caduceus.gifEvery year, employees have to face the possibility that their healthcare insurance coverage may change. That could mean big headaches, because often premiums go up and it’s a nightmare if your doctors or local hospital are not on the new insurance carrier’s list of providers.

So how the heck do companies decide which insurers to go with each year when open enrollment season comes along?

There’s a great story on the front page of the Wall Street Journal today titled “Double Bypass: Health-Care Consultants Reap Fees From Those They Evaluate.”

Basically the story talks about how employers hire these consultants to find the right health insurance company to cover their employees, but often times these consultants are on the dole of the very insurance companies they are supposed to be impartially evaluating.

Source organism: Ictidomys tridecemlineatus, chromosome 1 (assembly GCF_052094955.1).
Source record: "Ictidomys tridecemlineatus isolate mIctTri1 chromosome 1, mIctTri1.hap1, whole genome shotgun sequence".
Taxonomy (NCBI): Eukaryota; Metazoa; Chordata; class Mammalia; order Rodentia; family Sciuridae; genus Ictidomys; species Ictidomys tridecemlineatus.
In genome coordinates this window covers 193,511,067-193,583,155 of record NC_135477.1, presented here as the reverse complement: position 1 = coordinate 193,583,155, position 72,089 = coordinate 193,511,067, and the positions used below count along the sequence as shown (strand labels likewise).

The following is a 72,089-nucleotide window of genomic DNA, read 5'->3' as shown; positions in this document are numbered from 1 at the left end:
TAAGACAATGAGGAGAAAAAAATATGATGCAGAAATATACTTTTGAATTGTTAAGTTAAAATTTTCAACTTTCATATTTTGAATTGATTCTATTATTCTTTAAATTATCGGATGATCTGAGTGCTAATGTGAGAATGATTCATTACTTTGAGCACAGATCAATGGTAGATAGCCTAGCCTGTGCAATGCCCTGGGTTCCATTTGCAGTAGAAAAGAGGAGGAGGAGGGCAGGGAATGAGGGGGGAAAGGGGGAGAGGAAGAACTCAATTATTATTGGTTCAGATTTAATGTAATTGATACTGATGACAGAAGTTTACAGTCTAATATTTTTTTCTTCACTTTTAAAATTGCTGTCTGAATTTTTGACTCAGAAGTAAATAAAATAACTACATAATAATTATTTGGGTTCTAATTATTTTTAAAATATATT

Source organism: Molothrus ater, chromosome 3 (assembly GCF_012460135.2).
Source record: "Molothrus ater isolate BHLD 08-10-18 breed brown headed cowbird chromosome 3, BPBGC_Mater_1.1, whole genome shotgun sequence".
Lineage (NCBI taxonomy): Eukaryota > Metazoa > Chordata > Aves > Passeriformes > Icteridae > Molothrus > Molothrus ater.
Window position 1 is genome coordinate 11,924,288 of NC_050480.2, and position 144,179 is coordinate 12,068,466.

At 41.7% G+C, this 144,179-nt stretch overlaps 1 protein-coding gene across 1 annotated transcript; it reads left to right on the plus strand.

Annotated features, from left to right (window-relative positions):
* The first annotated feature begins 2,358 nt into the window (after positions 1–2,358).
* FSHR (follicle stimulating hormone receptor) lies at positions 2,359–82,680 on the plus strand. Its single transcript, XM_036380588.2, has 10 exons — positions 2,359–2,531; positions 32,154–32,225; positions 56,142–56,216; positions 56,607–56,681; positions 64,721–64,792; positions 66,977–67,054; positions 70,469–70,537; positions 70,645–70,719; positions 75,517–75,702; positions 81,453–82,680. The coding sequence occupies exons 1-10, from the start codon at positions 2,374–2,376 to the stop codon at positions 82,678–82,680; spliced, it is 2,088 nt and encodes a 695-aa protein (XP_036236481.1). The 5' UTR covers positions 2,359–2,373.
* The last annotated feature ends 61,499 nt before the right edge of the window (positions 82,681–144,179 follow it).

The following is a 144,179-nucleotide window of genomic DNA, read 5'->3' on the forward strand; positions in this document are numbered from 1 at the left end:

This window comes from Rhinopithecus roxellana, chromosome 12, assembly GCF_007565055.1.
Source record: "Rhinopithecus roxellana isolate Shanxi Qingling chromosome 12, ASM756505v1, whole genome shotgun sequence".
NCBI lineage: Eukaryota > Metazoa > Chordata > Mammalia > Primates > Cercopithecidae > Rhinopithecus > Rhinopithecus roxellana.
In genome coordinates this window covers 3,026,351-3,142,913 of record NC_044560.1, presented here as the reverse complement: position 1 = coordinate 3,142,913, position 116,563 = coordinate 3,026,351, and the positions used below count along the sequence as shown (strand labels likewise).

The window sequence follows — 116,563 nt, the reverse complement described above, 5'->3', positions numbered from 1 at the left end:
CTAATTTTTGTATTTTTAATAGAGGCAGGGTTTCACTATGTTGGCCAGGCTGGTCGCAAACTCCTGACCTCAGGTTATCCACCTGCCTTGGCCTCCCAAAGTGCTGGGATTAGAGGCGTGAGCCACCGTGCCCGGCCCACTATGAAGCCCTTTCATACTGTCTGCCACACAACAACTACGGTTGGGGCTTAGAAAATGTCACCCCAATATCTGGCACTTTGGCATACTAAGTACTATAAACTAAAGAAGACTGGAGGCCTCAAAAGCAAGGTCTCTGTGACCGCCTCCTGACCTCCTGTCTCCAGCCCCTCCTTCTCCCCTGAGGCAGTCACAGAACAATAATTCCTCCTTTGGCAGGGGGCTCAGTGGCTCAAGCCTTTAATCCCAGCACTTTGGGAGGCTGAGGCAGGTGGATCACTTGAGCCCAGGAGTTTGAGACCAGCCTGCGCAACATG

One guy hired by the Columbus, Ohio’s School District actually got steaks, and more than half a million dollars, from the health insurance company he recommended to the district. And so the teachers and other school staff ended up with coverage from a company that may not have been in their best interest, or in the interest of the district.

The excuse from such consulting services is, “there’s nothing illegal here” and “everyone does it.”

More and more today, I hear that, that it isn’t illegal. Forget about whether the practice is ethical.

Is it?

Just in case we forgot, the American Heritage Dictionary defines ethical as: “… the accepted principles of right and wrong governing the conduct of a group.”

If you are supposed to be making unbiased recommendations to a certain party about another party, you can’t be biased. Eating steaks. Spending cool cash from that party makes you biased. Right? At least it doesn’t look good to be digesting succulent beef while you’re pretending to be dispensing advice on an empty stomach.

Employers need to scrutinize these so-called unbiased consultants more. And employees need to start taking more of a proactive role in which health insurance firms their employers hire. Ask questions. Tell your boss or HR staff if you think service is bad, or premiums are too high. The more voices in the mix the better. At least it may help drown out the insatiable carnivores.

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